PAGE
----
Exploring informal cross border trading and poverty reduction in Harare

Chadambuka, Rumbidzai Ann
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Informal sector in Africa is a major source of income and entrepreneurship for those with less skills and the unemployed. ICBT is a common informal activity for poor households, and it is a survival strategy for the marginalised, especially women. ICBT is mainly attributed to failing economies and poverty in Africa. This study explores how ICBT contributes to the socio-economic needs of Harare households. There is scant literature on ICBT's contributions to day-to-day basic needs. Thus, this study sought to fill this gap in literature by exploring the contributions of ICBT in Harare households. A qualitative study was conducted with twenty participants consisting of thirteen women engaged in ICBT, five family members and two agents. Participants were recruited using snowball and purposive sampling and, on the basis that they were female, resided in Harare, engaged in ICBT between Harare and Johannesburg or a family member staying with the female trader or an agent of the trader. Face-to-face and telephonic interviews were conducted with participants using narrative approach and were audio-recorded. Data were analysed using thematic data analysis ICBT has made positive and negative socio-economic impact in the home. Due to failing economic conditions in Zimbabwe, both the employed and unemployed, educated and less educated, find themselves in ICBT to generate income and to supplement their low salaries. ICBT has empowered women in Harare by making them financially independent to cater for their family needs. Women’s role has been changing from unpaid household chores to being breadwinners and this earns them respect they never had before. The sector has its own challenges mainly due to changes in economic trends, government regulations, societal and cultural expectations, and Covid-19 pandemic. These challenges do not necessarily stop ICBT because traders always find other ways to continue in business. Strengthening context-specific and context-driven policies that are supportive and not hostile to ICBT should be prioritized in empowering women and curbing the challenges they face in ICBT.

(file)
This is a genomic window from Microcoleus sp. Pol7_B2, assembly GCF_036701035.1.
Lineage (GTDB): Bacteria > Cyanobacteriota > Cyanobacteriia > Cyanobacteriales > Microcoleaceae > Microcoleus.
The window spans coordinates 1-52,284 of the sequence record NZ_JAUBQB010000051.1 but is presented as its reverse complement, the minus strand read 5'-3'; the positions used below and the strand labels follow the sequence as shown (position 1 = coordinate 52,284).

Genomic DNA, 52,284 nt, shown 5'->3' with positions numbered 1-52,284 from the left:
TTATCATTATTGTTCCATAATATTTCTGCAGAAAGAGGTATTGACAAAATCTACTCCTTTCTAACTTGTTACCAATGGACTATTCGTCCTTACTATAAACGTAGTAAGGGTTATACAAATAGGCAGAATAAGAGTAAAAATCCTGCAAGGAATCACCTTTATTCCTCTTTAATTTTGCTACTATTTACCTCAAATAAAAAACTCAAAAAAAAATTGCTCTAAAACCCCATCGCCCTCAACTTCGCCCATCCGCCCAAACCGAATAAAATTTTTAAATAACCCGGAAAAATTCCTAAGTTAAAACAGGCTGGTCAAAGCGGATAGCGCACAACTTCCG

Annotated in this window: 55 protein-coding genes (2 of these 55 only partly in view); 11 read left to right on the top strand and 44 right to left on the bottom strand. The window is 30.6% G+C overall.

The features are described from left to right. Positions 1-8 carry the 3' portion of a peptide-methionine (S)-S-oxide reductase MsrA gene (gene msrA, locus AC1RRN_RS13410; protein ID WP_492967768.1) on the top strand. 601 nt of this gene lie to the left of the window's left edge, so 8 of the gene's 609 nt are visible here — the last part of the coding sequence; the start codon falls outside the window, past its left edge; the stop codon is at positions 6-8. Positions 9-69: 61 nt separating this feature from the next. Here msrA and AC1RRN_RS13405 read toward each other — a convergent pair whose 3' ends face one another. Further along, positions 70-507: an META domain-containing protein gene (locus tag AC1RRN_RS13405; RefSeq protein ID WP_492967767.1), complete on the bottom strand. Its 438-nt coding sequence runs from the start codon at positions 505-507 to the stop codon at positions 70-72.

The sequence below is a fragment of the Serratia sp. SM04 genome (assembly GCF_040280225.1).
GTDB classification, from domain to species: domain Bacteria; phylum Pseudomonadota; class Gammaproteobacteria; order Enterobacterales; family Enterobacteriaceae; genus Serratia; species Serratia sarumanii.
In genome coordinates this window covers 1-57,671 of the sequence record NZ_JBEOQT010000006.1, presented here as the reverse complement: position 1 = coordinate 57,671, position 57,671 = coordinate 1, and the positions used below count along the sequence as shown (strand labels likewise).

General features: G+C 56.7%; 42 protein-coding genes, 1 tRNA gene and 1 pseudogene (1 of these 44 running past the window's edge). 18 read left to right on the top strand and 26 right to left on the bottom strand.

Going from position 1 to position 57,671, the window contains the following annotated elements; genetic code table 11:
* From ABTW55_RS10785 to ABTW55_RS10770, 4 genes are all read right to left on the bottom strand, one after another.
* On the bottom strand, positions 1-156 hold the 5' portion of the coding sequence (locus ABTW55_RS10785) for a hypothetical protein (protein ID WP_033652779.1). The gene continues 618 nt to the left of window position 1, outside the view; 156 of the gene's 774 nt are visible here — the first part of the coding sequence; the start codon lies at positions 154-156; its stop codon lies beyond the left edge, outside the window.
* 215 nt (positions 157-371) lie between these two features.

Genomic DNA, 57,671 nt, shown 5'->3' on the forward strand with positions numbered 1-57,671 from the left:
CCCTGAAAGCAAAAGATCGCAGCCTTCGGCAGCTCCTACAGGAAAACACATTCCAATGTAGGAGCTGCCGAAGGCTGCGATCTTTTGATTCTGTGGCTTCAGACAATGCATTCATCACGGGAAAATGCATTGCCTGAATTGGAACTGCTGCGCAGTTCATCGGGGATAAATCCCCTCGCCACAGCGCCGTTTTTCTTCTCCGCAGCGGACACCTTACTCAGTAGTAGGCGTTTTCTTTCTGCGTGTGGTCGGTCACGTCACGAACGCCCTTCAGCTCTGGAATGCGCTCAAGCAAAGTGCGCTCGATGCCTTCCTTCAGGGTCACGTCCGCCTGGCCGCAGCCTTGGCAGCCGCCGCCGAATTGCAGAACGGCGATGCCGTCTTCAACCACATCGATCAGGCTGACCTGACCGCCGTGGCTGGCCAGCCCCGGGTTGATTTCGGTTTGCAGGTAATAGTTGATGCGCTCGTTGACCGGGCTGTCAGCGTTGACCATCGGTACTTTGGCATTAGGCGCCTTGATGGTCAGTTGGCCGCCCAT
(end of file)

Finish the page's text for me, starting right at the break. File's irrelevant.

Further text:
A research report submitted to the Faculty of Management, University of the Witwatersrand, in 50% fulfilment of the requirements for the degree of Master of Management (in the field of Governance: Development and Economics), 2021